And beside overheating, I forgot about vapor lock. Vapor lock occurs when the oil inside the brake system becomes heated, which causes the water or air bubbles inside the brake system to expand. This can then result in a sudden increase in the brake lever stroke. DOT fluid is here also better, because it is hygroscopic.
mattr wrote:
Sat May 18, 2019 11:40 pm
Water is denser than mineral oil. So it sits at the lowest point of the system. Which is a problem. Especially with bigger, heavier, harder braking riders. Hit that magic 100 degrees C (plus a little bit due to pressure in the system) and poof, you're braking on a steam spring.

Water in DoT is only really a problem if you leave on open bottle in a damp garage or workshop, or on the shelf immediately above the kettle for several years. In a dry workshop, or with the lid on, it's a complete non issue for a handful of years (open bottle) or a decade or so (bottle gets closed after every use.)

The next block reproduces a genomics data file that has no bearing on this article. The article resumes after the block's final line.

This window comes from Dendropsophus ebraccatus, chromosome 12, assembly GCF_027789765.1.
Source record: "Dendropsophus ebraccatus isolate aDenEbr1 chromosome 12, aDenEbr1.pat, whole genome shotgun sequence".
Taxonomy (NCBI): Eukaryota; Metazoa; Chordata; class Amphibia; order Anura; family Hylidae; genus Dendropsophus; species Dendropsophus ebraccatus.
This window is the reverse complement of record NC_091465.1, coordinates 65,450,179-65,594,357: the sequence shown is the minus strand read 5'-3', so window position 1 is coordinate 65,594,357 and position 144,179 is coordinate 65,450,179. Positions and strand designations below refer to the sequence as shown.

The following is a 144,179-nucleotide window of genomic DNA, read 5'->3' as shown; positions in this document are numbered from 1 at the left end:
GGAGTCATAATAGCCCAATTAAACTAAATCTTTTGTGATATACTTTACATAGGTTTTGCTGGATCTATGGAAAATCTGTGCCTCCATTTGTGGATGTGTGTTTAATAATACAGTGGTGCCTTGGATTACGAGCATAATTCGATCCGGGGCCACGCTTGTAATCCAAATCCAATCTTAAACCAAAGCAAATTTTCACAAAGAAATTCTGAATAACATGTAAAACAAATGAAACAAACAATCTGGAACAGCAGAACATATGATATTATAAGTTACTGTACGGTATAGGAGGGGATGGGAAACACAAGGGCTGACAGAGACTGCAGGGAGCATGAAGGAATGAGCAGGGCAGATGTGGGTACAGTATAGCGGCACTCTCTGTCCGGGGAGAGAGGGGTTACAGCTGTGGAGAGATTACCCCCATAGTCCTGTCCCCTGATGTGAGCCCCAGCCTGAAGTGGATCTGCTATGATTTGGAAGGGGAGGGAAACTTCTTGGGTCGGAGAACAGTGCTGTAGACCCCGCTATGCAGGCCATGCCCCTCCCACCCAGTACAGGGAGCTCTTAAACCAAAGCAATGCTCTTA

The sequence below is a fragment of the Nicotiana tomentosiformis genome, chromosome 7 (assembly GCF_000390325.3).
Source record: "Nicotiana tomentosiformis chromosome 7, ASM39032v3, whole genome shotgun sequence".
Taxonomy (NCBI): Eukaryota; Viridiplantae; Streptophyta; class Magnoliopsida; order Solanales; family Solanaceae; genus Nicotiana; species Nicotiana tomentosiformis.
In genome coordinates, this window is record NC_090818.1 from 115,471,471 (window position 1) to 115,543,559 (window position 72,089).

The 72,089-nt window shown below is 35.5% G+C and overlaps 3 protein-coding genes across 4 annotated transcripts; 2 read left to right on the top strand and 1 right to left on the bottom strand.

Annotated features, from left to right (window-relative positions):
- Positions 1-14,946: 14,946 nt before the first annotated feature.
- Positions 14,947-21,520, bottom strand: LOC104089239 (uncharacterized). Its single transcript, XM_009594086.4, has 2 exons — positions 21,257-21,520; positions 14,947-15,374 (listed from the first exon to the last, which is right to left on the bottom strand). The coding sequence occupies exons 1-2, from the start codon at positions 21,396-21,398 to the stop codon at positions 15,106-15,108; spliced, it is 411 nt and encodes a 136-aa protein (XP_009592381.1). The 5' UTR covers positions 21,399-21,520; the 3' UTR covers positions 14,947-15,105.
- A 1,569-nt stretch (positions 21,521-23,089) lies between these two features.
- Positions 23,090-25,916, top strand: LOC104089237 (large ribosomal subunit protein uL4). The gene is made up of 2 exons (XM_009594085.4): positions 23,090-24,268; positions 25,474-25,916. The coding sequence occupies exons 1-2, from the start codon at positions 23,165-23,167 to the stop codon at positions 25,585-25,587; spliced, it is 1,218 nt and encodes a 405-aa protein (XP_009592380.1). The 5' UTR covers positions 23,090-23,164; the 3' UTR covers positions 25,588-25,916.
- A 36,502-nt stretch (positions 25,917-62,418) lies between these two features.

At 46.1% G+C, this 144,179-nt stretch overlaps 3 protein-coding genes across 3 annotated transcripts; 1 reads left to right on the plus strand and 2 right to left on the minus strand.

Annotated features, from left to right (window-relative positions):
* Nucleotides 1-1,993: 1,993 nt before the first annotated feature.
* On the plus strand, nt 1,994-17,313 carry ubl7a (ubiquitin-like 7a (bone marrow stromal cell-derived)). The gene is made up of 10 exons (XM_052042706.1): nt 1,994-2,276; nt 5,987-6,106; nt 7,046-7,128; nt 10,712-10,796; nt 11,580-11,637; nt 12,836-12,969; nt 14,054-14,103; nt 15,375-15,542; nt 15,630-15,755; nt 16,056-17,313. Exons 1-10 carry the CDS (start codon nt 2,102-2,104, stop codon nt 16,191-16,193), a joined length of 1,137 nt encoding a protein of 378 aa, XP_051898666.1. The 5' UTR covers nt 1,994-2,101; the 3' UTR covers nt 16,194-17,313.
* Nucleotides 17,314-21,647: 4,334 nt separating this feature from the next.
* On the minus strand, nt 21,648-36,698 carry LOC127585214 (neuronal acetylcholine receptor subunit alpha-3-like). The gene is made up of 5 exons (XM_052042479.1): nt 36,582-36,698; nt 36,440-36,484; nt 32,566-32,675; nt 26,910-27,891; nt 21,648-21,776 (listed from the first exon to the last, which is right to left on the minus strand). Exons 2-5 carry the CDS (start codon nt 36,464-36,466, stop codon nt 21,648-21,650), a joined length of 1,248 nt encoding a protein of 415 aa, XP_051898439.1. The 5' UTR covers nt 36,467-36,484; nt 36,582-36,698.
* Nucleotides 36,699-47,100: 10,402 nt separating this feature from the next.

Degas is also a waste of time, unless you like shaking the bottle to make sure "all the goodness" is mixed in. I did actually see a youtube video of a guy degassing DoT, nothing happened. Nothing came out.

Vacuum fill of a brake system would have been more useful though!
Nice metaphor with steam spring :mrgreen: :mrgreen: :mrgreen:

I don't know about a decade or so, I have not tried it, but it can be tested with the testers for moisture content in the brake fluid...

Like I said, DOT fluid does not need degassing. Neither in cars, neither in bicycles.
TobinHatesYou wrote:
Sun May 19, 2019 12:49 am
Crying about degassing again Lewn777? We’ve already discussed this. The only reason why SRAM includes the degassing procedure is because they can.

You can’t degas water “bubbles” in mineral oil though.
Again, like I said, DOT fluid does not need degassing. Neither in cars, neither in bicycles.

Also, Sram does not include degassing procedure in their products. Maybe someone mistook bleeding for degassing.